Ego, you go

walls and doors

Makka Masjid, Old City, Hyderabad

Dedicated to the AT in my life.  

That’s me standing in an ancient mosque against an old, tall wall that has weathered the test of time. The walls were so tall that I couldn’t fit all of it in the photograph. The photograph was taken to indicate the size of the door against the gargantuan size of the walls, and for a good measure, I threw myself in to make it more pronounced. I look tiny in the whole setup– infinitesimally tiny.

I am but a speck in the whole cosmos, aren’t I? Carl Sagan said, “You are worth about 3 dollars worth in chemicals,” and this quote took me back to a conversation with my guru. (He’d frown and convulse if he read the attribution of the term guru to him since he doesn’t attribute any importance to himself.) He is a sentient being.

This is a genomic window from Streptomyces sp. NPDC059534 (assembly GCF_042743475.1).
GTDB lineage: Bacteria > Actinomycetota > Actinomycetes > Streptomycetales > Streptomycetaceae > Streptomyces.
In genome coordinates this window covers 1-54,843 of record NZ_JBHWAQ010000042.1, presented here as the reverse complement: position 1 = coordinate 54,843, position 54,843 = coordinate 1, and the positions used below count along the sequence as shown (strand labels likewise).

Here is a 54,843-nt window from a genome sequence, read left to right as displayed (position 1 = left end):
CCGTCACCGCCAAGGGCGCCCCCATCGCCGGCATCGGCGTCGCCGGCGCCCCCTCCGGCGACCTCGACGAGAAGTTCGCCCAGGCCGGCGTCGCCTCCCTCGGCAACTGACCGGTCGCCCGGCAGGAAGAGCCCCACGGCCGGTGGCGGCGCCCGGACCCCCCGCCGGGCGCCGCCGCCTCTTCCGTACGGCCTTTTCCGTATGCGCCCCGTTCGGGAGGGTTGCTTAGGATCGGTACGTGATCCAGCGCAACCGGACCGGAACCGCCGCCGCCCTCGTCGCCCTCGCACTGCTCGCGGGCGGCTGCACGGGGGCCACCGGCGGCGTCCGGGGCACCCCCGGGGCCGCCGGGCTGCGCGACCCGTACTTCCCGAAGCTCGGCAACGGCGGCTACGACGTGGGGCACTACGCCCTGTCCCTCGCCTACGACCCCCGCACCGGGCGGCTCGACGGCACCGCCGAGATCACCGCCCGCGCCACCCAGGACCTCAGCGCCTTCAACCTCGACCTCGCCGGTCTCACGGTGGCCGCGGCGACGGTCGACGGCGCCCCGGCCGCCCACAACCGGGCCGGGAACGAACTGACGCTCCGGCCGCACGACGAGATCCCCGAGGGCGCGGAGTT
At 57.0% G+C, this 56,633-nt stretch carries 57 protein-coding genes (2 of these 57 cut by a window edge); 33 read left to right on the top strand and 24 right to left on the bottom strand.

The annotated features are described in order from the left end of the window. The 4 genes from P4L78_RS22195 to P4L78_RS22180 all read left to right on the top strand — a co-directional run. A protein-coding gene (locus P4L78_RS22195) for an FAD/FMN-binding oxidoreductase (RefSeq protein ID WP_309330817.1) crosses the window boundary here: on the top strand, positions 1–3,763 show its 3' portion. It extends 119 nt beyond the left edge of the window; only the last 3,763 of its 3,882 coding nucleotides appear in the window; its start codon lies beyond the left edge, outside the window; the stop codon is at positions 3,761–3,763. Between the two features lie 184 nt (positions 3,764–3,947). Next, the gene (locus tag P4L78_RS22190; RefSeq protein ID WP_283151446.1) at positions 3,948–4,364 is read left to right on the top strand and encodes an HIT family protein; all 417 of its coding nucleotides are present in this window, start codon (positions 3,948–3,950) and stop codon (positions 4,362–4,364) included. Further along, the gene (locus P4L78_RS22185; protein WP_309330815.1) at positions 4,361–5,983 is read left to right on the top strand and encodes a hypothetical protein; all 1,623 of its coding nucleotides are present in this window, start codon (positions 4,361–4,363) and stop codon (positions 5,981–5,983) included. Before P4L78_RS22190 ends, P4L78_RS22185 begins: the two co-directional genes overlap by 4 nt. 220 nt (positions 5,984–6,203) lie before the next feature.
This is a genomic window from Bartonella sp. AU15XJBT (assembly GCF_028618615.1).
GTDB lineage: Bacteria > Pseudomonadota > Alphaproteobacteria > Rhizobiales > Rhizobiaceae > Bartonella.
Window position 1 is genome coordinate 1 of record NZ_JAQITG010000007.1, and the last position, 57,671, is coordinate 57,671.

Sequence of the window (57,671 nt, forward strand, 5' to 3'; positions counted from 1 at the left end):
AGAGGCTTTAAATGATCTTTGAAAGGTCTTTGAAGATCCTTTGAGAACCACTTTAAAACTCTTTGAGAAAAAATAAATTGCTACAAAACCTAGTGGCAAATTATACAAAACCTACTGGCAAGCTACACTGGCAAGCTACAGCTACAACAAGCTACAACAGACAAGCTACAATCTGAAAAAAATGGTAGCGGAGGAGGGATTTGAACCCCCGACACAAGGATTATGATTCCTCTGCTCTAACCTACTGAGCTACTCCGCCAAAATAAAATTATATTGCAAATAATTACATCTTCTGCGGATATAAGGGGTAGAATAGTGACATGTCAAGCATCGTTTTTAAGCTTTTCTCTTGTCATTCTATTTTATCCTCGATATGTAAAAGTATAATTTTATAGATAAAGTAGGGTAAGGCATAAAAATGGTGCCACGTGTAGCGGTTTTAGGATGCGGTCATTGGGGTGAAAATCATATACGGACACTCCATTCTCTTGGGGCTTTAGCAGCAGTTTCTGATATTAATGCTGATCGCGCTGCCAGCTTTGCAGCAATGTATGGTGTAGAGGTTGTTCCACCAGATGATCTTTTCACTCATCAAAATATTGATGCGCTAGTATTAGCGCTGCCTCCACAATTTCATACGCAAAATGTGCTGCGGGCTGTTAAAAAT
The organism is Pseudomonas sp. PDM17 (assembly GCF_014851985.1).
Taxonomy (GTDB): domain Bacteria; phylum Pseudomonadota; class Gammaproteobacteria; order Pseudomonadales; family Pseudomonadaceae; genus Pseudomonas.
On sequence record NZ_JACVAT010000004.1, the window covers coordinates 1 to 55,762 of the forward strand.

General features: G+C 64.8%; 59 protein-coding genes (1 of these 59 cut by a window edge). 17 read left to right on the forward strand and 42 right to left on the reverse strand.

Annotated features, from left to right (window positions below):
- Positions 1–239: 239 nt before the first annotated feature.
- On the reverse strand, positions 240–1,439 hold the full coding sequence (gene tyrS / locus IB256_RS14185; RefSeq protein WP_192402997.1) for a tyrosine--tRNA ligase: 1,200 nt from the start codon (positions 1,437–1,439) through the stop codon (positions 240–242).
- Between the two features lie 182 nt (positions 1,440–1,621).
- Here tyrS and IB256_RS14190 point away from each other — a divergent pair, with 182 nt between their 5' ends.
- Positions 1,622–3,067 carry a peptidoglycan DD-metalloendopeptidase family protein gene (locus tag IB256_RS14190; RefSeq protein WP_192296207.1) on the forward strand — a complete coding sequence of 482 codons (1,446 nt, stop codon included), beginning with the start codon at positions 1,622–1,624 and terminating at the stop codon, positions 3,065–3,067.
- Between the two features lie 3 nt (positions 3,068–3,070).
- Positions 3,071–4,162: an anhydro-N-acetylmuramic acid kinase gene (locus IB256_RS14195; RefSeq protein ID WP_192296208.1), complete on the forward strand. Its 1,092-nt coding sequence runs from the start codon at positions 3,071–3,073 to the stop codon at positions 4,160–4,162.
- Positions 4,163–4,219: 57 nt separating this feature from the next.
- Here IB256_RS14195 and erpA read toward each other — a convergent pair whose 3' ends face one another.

To explain the subject of this post, I need to go back into an earlier conversation that he and I shared. We were discussing a matter that was of importance to the two of us. In sharing what I had to say, I also knew he would share his perspectives on what was under discussion. So even before he could say anything at all, I said to him, “Please don’t give me advice on this matter. It is what it is.” He, of course, said nothing in return and only offered to listen–a skill and an art that he’s perfected. I hope to someday inherit that gift from him.

On a later day, after the conversation had transpired, he asked me, “Where do you think that came from? When you said, “Don’t give me advice.” After some thought, I realized I hadn’t the faintest idea where that statement came from.